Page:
In a recent piece in the LA Times, 'Blurred Lines' verdict would rock Amadeus and other great composers, Mark Swed writes:
Musical ownership is a relatively new concept and not quantifiable. It is anyone's guess whether ownership can survive the accessibility the Internet provides or the avariciousness of the music streaming services.
Corporations, at least the best and most-efficient ones, extract every last ounce of value from an asset before releasing the lifeless, flavorless husk to fall upon the masses below. In order to reach this level of efficiency, companies place enormous amounts of energy and money behind strategies which transform copyright from a defensive tool designed to protect creators and their work into a weaponized, strategic assault battery to be used to protect their leech farms. They've been very successful, as this lawsuit demonstrates.
I can get behind using copyright as a defensive framework for granting ownership of a widget to its creator for a limited period of time. This is not unlike society does with a newborn child. In the early years, creative works must be protected and shielded from the damage caused by pillaging, absorption, and dilution by others. At some point, a creation matures — it has been woven into the fabric of society and culture and becomes much more protected from ruination of the corporate extraction process. A mature work is much harder to suck dry: Naxos, EMI, and others have been unable to dissolve the essence and value of Beethoven and his symphonies; can the same be said for Pharell Williams? What of Nirvana or Michael Jackson?
Where does this leave ownership? Should a piece of music that is performed intact belong exclusively to the artist who made it? In theory, yes. "Eleanor Rigby" is "Eleanor Rigby" whether sung by a barbershop quartet or a rapper. But its Eleanor Rigby-ness cannot be translated into legalese.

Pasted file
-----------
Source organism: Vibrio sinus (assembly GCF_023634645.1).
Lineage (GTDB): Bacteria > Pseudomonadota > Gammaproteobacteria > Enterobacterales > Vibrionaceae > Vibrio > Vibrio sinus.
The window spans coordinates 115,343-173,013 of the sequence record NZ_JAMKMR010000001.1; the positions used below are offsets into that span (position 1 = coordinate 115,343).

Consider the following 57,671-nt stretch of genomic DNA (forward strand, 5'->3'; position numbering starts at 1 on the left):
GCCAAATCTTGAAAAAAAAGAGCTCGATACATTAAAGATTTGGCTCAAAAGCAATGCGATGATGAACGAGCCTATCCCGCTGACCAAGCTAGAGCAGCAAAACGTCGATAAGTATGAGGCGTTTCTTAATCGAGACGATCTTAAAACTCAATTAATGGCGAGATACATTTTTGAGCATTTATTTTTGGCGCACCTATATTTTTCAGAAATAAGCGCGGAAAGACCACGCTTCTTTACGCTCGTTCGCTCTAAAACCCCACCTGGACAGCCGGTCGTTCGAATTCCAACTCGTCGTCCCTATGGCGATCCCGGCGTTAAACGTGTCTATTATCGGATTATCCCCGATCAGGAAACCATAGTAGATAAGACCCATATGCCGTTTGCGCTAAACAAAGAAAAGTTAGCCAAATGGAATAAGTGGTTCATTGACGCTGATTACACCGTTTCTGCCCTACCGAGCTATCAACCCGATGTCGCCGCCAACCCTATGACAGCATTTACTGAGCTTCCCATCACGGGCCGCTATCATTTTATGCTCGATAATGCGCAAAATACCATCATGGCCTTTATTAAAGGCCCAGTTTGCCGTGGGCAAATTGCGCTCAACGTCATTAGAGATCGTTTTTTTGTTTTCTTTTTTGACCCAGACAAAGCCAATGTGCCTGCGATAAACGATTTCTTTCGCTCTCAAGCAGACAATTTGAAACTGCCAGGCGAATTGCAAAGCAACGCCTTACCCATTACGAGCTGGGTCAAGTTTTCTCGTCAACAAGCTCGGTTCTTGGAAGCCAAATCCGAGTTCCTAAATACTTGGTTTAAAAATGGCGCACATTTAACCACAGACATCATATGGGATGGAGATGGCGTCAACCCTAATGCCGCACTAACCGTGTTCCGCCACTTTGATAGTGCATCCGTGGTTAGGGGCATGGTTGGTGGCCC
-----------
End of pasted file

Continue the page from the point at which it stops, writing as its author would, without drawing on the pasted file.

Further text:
The historical context in this article is very interesting. However, to be fair to the context, Mozart didn't live in the age of facebook and Warner Music and Spotify. One could not simply record a performance and cut-copy-paste that 400 million times for money. Each performance was, in its own way, unique and special interpretation of the original composition.
"Eleanor Rigby" performed by two different groups are and should be two different "Eleanor Rigby"-s as well as one. How does one quantify that in a scientifc, legal, or some other form of objective measurement? Moreover, to the author's point, why should one even be TRYING to do so?
Is not the purpose of art to be fuzzy, and is not the intrinsic value of art rooted in its subjectivity? If we wanted crystalline matricies of ordered ownership percentages, we'd be engineers instead of sculptors, designers instead of artists, and composers instead of musicians and lawyers instead of poets.
Let the musicians figure something out. They've done a pretty good job of that for more than 1,000 years.
I believe that most of this is largely driven by the shift in context that the article largely ignores. New media conglomerates, organizations like ASCAP, etc.. have so distorted and contorted things that these types of suits become possible.
Perhaps if creators, and not the middlemen, were the ones getting the majority of compensation for their creations, they would be less annoyed by others' derivative works? If you're getting 2 or 3 cents a stream play versus, say, $0.0026 per, maybe you're more likely to share and be happy with credit received from your contribution to a fellow artist's success? Most musicians (indeed, most creatives) aren't greedy money whores, they just wanna be able to do their art and have a nice life.
IMHO, if we can find a way to allow them do that again, I suspect damned near all of this shit would just go away.